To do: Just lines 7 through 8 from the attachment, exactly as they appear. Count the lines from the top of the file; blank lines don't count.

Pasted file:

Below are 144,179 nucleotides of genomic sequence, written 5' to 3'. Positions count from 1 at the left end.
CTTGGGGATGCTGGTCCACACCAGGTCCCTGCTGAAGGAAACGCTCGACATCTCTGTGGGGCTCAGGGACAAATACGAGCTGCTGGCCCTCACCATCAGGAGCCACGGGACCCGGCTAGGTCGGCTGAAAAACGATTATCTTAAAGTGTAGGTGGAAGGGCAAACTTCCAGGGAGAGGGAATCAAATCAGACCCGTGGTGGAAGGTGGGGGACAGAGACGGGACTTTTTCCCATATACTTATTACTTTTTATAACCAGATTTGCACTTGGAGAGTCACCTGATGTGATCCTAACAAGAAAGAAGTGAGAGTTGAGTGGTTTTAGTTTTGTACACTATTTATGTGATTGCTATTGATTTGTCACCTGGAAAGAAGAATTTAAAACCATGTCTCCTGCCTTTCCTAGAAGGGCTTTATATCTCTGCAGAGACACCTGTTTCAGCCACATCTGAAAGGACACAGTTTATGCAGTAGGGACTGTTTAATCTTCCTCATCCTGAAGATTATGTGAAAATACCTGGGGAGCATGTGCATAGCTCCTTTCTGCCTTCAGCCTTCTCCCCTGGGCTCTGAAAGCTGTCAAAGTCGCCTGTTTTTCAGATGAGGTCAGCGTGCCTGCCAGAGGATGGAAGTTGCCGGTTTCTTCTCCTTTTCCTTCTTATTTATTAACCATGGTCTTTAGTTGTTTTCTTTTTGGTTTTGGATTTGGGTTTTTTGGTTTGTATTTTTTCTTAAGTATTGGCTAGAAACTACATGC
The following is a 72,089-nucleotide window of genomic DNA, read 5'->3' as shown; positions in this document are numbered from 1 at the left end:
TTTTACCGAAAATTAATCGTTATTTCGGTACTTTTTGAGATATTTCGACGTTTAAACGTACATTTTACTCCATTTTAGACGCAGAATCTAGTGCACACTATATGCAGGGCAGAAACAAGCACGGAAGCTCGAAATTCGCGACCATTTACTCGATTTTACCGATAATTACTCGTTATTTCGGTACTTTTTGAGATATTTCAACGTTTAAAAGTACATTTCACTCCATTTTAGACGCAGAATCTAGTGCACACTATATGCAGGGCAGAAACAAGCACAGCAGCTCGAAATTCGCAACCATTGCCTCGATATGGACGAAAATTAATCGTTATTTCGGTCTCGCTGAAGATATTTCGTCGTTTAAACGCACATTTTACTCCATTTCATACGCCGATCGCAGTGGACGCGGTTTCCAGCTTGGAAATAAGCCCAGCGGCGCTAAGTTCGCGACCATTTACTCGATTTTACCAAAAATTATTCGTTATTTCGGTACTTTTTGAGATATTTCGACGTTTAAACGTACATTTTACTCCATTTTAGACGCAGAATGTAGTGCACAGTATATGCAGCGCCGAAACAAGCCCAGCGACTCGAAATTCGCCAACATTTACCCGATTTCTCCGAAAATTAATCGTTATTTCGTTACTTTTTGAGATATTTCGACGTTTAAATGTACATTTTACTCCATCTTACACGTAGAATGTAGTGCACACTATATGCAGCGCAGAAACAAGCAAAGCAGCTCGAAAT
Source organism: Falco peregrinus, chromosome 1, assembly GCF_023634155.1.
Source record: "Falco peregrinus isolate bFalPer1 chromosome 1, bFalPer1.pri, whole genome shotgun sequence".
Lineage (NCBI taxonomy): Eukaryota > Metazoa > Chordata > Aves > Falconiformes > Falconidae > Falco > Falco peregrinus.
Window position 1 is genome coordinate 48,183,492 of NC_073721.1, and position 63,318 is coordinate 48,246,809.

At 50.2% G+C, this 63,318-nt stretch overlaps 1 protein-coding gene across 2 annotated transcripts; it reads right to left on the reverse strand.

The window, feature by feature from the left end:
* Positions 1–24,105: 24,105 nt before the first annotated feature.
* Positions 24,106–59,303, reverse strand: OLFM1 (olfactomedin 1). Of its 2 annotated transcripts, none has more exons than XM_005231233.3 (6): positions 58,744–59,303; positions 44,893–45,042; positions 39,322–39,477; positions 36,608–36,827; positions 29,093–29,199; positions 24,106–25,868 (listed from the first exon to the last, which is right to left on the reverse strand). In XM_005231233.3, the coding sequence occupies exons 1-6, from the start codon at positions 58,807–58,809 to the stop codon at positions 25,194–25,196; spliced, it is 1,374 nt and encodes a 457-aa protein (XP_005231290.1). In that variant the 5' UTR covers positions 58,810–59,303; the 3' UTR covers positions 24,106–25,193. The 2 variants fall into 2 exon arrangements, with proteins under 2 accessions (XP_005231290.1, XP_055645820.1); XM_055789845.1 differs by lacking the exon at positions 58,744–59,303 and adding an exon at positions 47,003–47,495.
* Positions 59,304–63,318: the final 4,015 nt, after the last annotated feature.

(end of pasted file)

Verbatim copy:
Lineage (NCBI taxonomy): Eukaryota > Metazoa > Chordata > Aves > Falconiformes > Falconidae > Falco > Falco peregrinus.
Window position 1 is genome coordinate 48,183,492 of NC_073721.1, and position 63,318 is coordinate 48,246,809.